review: Westcott Rapid Box – 26″ Octa Softbox
Don’t you just hate it when something you use becomes obsolete? Well, you’d think that lighting equipment have a long lifespan. A softbox is a softbox. Well, if you can’t replace a damaged part of it because the manufacturer discontinued that part, then you’re stuck.
My preferred softbox is (or has been), the Lastolite 24×24 Ezybox softbox. I have three, since I use them for my photography workshops. But with use, the outside baffle tore loose from the velcro with two of the soft boxes. No big deal; entropy will have its way. But now you can’t replace these baffles. They were available on B&H, and I ordered two, but was eventually notified that Lastolite discontinued making the baffles. Great. Well, not really that great. I now have two nifty softboxes that were rendered less than useful. So I had to look at other options.
The Westcott Rapid Box – 26″ Octa Softbox (B&H) caught my attention, even among the huge variety of light modifiers available for off-camera speedlights. I bought one of these softboxes to try out at the most recent on-location photography lighting workshop in New York. And I like it a lot!
Just look at the awesome light on Anelisa, one of our models at the workshop!
1/250 @ f/5.6 @ 100 ISO
1st image: TTL flash via the Westcott Rapid Box.
Nikon D4 (B&H); Nikon 24-70mm f2.8G AF-S (B&H) @ 40mm
The comparative shot at the same camera settings, shows exactly what impact the light had in the final image. For me, there’s just the right amount of contrast with wrap-around light.
features of the Westcott Rapid Box series
The Westcott Rapid Box – 26″ Octa Softbox (B&H) is compact when it folds up, and comes in a handy carry bag. (Lastolite changed from the compact bag to the large triangular pouch. A big minus.) The carry bag has enough space for a speedlight and your favorite set of wireless triggers.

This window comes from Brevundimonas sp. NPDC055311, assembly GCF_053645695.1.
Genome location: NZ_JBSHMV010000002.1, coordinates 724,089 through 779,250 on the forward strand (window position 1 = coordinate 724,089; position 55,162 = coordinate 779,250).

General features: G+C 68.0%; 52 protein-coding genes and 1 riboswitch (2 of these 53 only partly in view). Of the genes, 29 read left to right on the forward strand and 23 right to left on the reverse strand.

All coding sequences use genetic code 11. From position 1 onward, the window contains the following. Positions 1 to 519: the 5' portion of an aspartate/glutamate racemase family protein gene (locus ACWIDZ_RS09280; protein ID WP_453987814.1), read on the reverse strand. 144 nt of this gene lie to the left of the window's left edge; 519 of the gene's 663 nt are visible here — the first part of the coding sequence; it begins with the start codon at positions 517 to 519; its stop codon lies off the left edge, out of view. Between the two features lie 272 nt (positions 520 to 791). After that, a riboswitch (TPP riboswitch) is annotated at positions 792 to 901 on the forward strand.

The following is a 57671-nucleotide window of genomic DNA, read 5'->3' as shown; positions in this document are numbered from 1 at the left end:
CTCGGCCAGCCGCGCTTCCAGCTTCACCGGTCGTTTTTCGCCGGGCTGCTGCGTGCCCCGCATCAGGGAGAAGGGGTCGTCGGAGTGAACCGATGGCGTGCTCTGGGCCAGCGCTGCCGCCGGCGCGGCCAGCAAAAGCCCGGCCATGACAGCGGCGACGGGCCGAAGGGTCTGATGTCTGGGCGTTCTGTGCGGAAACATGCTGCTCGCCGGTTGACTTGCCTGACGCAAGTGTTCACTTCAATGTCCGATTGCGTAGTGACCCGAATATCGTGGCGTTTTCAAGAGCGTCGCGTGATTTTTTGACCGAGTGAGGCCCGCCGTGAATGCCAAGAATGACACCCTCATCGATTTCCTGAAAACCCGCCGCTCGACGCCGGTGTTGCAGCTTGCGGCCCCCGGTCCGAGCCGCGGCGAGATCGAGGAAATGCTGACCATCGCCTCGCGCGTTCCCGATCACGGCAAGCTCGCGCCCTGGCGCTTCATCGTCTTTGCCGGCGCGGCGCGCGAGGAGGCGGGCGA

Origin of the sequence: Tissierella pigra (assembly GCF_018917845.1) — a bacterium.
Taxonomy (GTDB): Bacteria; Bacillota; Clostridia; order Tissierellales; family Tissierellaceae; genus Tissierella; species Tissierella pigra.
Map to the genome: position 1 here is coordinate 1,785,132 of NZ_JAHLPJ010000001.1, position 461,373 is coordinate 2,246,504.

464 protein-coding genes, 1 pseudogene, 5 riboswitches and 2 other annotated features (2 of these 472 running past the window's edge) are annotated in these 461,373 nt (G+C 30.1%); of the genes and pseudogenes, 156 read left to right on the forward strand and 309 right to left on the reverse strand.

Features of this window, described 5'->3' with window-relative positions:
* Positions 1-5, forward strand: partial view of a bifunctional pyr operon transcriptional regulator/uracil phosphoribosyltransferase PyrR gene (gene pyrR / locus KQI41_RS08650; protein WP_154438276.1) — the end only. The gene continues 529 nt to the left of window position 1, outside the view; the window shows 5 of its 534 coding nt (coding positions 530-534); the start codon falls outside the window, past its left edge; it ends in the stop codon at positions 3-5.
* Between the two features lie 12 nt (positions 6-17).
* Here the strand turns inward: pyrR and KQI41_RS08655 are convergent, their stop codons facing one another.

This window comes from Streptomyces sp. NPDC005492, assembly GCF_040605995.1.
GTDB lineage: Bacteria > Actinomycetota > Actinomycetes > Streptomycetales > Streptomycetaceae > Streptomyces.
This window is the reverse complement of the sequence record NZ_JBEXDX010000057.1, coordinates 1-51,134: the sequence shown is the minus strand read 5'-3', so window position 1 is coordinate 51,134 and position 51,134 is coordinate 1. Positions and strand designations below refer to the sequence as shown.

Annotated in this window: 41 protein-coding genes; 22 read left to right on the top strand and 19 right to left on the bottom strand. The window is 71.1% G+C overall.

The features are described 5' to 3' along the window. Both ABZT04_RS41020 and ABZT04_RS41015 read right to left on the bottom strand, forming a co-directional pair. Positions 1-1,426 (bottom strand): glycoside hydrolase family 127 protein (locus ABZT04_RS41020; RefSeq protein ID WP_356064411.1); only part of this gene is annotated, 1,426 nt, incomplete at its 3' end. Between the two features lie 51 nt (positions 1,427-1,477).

The Westcott Rapid Box is also easy to set up, with no rods and speed-ring like traditional softboxes. It folds open like an umbrella. Similar-ish to the Westcott Apollo (B&H), but simpler. And unlike the Apollo, you can actually reach your speedlight to adjust it, since it sits on the outside.
The Rapid Box also feels sturdy and well-made.
One potential negative of the Westcott Rapid Box series, is that the shaft and mechanism that unfolds the softbox, blocks some of the light of your speedlight.
Now we get to an interesting feature of the Westcott Rapid Box Octa Softboxes (B&H) – you can take the outer diffusion layer off, and add a Westcott 2030-DP Deflector Plate (B&H) which turns this into a beauty dish. The images at the top were with the diffuser over the front of the Rapid Box, which made it a proper softbox.
The image below was with the diffusion cover off, and with the Deflector Plate in position. The light is definitely less diffused, but this works for me too!
And with that, the Westcott Rapid Box – 26″ Octa Softbox (B&H) is a very versatile light modifier for an off-camera speedlight. The ease of setting it up, and that is so portable, and being light-weight yet sturdy, all means this is going to be the softbox I use for my flash photography workshops in future. Oh, and as light modifiers go, it is quite affordable.
Also check out thoughts on using a beauty dish (light modifier).
Westcott Rapid Box range
photo gear (and equivalents) used in this photo session
Nikon D4 (B&H)
Westcott Rapid Box – 26″ Octa Softbox (B&H)
Westcott 2030-DP Deflector Plate for Rapid Box (B&H)
Nikon SB-910 Speedlight (B&H) / Canon 600EX-RT Speedlite (B&H)
Nikon SD-9 battery pack (B&H) / Canon CP-E4 battery pack (B&H)
a little bit of homework
Why did I have to dial down my FEC to -0.7 for the last sequence of images shown here?